Tower goes to the dogs

Backers of Marysville landmark sponsor pet pride contest


Herald Writer

MARYSVILLE — Supporters of the Marysville water tower haven’t run out of tricks to save it. Pet tricks, that is.

Dogs of all sizes preened in doggie sweaters and balanced tennis balls on their noses at Comeford Park Saturday, all to attract people to the park where the 1920s water tower sits.

Supporters need to raise $58,000 to bring the tower up to modern earthquake standards. Otherwise, the rusting landmark will have to be demolished, said city council member Mike Leighan.

A nasty downpour kept most would-be attendees away Saturday, but about 50 umbrella-toting tower supporters braved the elements to watch a dozen soggy dogs be put through their paces.

Liam, a terrier mix, appeared in what looked like a smoking vest and walked away with the best-dressed award, despite fierce competition from Daisy, a 3-month-old minidachshund who wore a green sweater.

"The judges recommended that the next time he enters the contest, he enter with either a pipe or a cigar," joked councilwoman Donna Pedersen, one of three judges at the contest.

A bloodhound named Tracker led 2-year-old Makayla Wilbur on a leash. Tracker won the best-groomed award.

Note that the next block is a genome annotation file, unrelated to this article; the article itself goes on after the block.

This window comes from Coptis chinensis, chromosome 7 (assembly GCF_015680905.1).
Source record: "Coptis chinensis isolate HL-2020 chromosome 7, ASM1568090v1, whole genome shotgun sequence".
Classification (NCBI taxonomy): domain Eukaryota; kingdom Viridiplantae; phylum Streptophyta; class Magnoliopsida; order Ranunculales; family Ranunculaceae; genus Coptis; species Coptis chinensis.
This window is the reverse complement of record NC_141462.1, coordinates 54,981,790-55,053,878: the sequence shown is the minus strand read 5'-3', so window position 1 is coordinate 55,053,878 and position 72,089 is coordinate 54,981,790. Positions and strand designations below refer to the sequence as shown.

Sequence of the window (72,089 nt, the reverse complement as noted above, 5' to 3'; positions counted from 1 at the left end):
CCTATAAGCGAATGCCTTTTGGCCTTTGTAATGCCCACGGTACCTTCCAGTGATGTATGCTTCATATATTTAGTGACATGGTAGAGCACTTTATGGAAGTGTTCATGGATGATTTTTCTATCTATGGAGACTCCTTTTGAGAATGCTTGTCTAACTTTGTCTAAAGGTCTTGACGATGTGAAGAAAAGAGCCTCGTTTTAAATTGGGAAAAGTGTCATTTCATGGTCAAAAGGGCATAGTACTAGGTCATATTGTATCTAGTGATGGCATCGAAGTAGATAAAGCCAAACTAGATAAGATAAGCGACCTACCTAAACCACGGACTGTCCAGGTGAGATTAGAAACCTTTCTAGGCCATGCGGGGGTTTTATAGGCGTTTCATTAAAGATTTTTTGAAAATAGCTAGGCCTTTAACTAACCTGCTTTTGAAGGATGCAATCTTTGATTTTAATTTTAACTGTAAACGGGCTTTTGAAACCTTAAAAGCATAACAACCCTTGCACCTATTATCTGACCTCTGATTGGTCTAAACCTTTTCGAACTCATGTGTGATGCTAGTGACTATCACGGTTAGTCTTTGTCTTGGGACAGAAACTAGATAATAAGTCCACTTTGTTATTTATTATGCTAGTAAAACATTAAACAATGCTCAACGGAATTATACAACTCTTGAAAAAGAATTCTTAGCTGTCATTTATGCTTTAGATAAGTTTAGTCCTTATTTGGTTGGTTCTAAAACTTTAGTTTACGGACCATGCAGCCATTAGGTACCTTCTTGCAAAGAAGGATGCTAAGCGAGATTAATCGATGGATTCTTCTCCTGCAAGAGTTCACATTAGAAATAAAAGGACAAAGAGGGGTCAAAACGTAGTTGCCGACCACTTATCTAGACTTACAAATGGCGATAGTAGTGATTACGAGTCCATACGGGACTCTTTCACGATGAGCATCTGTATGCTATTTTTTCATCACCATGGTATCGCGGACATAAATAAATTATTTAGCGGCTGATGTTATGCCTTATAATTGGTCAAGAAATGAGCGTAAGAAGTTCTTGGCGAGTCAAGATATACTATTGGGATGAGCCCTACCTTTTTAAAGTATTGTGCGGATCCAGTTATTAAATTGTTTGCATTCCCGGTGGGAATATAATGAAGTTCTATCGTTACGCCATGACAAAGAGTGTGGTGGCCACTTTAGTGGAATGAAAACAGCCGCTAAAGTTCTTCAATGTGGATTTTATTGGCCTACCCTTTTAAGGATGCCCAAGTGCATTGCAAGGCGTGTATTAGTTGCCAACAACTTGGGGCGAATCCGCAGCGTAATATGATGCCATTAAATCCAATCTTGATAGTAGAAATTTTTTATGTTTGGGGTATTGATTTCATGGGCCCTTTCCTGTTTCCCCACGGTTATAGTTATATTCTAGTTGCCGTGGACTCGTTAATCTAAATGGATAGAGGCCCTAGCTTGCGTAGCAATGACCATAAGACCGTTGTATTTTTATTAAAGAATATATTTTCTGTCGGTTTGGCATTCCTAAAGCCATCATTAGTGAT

The strangest pet award went to Bielezal Van Drevus, a Leonberger owned by Carol Bender of Mukilteo. The dogs, a German breed, get their name from their distinctive manes, which resemble a lion’s, Bender said. In Germany, they are used to pack up to 40 pounds. They can be seen pulling milk carts. They also work for search-and-rescue teams, she said.

Bender’s dog won because there are very few Leonbergers in the United States, said judge Jeannette Binns, owner of the K-9 Villa pet styling salon.

"You might see two in a lifetime," Binns said.

But the most entertaining pooch was Josey, a boxer mix who balanced a tennis ball on his nose, then caught it with his mouth. He won in the best trick category.

The water-tower fans put on other entertainment too, including a Dixieland band and an antique car show.

It all added up to several thousand dollars worth of donations, mostly from area businesses, Leighan said. The tower supporters have now raised $16,000 toward their $58,000 goal, he said.

That was good news to Lois Bailey. The tower is a part of her childhood memories.

"As a little girl, I stood here at 6 a.m. for Easter sunrise services," she said.

Lifelong Marysville resident Bonny Byers had fond memories of the tower and park too. The second Strawberry Festival queen said she stood in front of a fish pond just a few yards from the water tower when she received her engagement ring back in 1933. The pond has since been filled in with beauty bark.

"This tower does matter. It should remain," Byers said. "It is part of our heritage. When you come down the freeway into Marysville, the tower is what you look for."

Those interested in helping to save the water tower should contact the Marysville Historical Society, P.O. Box 41, Marysville, WA 98270.

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